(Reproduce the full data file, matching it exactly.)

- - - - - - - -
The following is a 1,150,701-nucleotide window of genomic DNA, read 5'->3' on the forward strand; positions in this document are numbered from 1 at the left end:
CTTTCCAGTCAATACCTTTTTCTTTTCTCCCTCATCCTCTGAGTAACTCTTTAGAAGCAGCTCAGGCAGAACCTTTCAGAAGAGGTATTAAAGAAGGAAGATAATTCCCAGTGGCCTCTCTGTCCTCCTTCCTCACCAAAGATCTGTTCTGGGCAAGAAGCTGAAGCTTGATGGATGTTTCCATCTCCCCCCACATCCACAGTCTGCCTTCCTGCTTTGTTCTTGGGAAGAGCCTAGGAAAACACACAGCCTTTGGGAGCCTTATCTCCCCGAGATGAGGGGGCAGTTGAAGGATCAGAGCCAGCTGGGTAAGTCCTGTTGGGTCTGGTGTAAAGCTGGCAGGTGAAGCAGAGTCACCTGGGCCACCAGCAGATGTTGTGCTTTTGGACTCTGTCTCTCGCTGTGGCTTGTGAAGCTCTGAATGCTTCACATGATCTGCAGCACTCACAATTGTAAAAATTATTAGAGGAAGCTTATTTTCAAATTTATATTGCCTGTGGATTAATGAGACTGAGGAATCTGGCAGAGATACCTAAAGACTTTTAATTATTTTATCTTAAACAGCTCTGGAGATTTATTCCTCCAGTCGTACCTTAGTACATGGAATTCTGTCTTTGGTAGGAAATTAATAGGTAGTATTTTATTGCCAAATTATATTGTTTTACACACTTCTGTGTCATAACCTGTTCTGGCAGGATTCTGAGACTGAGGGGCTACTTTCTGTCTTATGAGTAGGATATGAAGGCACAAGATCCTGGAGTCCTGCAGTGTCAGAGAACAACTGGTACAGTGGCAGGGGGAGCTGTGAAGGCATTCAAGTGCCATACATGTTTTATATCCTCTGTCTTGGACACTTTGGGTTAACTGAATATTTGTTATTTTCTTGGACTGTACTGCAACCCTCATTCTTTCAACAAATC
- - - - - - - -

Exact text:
The following is a 1,150,701-nucleotide window of genomic DNA, read 5'->3' on the forward strand; positions in this document are numbered from 1 at the left end:
CTTTCCAGTCAATACCTTTTTCTTTTCTCCCTCATCCTCTGAGTAACTCTTTAGAAGCAGCTCAGGCAGAACCTTTCAGAAGAGGTATTAAAGAAGGAAGATAATTCCCAGTGGCCTCTCTGTCCTCCTTCCTCACCAAAGATCTGTTCTGGGCAAGAAGCTGAAGCTTGATGGATGTTTCCATCTCCCCCCACATCCACAGTCTGCCTTCCTGCTTTGTTCTTGGGAAGAGCCTAGGAAAACACACAGCCTTTGGGAGCCTTATCTCCCCGAGATGAGGGGGCAGTTGAAGGATCAGAGCCAGCTGGGTAAGTCCTGTTGGGTCTGGTGTAAAGCTGGCAGGTGAAGCAGAGTCACCTGGGCCACCAGCAGATGTTGTGCTTTTGGACTCTGTCTCTCGCTGTGGCTTGTGAAGCTCTGAATGCTTCACATGATCTGCAGCACTCACAATTGTAAAAATTATTAGAGGAAGCTTATTTTCAAATTTATATTGCCTGTGGATTAATGAGACTGAGGAATCTGGCAGAGATACCTAAAGACTTTTAATTATTTTATCTTAAACAGCTCTGGAGATTTATTCCTCCAGTCGTACCTTAGTACATGGAATTCTGTCTTTGGTAGGAAATTAATAGGTAGTATTTTATTGCCAAATTATATTGTTTTACACACTTCTGTGTCATAACCTGTTCTGGCAGGATTCTGAGACTGAGGGGCTACTTTCTGTCTTATGAGTAGGATATGAAGGCACAAGATCCTGGAGTCCTGCAGTGTCAGAGAACAACTGGTACAGTGGCAGGGGGAGCTGTGAAGGCATTCAAGTGCCATACATGTTTTATATCCTCTGTCTTGGACACTTTGGGTTAACTGAATATTTGTTATTTTCTTGGACTGTACTGCAACCCTCATTCTTTCAACAAATC